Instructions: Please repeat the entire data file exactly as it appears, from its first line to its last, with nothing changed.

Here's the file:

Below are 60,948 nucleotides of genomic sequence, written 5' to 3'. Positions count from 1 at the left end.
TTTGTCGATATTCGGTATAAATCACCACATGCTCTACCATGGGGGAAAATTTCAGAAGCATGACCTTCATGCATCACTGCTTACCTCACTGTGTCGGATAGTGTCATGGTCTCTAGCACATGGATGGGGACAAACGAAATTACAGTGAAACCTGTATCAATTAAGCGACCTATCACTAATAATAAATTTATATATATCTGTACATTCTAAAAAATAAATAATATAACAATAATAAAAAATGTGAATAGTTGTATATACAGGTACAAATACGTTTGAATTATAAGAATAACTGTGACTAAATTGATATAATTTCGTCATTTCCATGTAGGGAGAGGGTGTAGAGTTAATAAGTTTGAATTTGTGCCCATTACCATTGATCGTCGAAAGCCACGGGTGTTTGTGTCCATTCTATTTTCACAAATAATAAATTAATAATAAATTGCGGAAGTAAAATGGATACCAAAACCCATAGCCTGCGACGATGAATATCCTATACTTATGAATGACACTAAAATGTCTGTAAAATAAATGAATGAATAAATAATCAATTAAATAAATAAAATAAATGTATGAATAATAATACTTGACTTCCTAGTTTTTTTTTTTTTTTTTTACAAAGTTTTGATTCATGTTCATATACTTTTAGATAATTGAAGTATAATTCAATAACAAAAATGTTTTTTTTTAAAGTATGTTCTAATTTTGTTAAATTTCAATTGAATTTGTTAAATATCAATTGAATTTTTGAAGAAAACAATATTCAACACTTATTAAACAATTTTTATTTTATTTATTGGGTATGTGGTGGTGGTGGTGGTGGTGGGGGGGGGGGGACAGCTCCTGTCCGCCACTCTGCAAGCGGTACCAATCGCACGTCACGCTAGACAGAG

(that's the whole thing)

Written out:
Below are 60,948 nucleotides of genomic sequence, written 5' to 3'. Positions count from 1 at the left end.
TTTGTCGATATTCGGTATAAATCACCACATGCTCTACCATGGGGGAAAATTTCAGAAGCATGACCTTCATGCATCACTGCTTACCTCACTGTGTCGGATAGTGTCATGGTCTCTAGCACATGGATGGGGACAAACGAAATTACAGTGAAACCTGTATCAATTAAGCGACCTATCACTAATAATAAATTTATATATATCTGTACATTCTAAAAAATAAATAATATAACAATAATAAAAAATGTGAATAGTTGTATATACAGGTACAAATACGTTTGAATTATAAGAATAACTGTGACTAAATTGATATAATTTCGTCATTTCCATGTAGGGAGAGGGTGTAGAGTTAATAAGTTTGAATTTGTGCCCATTACCATTGATCGTCGAAAGCCACGGGTGTTTGTGTCCATTCTATTTTCACAAATAATAAATTAATAATAAATTGCGGAAGTAAAATGGATACCAAAACCCATAGCCTGCGACGATGAATATCCTATACTTATGAATGACACTAAAATGTCTGTAAAATAAATGAATGAATAAATAATCAATTAAATAAATAAAATAAATGTATGAATAATAATACTTGACTTCCTAGTTTTTTTTTTTTTTTTTTACAAAGTTTTGATTCATGTTCATATACTTTTAGATAATTGAAGTATAATTCAATAACAAAAATGTTTTTTTTTAAAGTATGTTCTAATTTTGTTAAATTTCAATTGAATTTGTTAAATATCAATTGAATTTTTGAAGAAAACAATATTCAACACTTATTAAACAATTTTTATTTTATTTATTGGGTATGTGGTGGTGGTGGTGGTGGTGGGGGGGGGGGGACAGCTCCTGTCCGCCACTCTGCAAGCGGTACCAATCGCACGTCACGCTAGACAGAG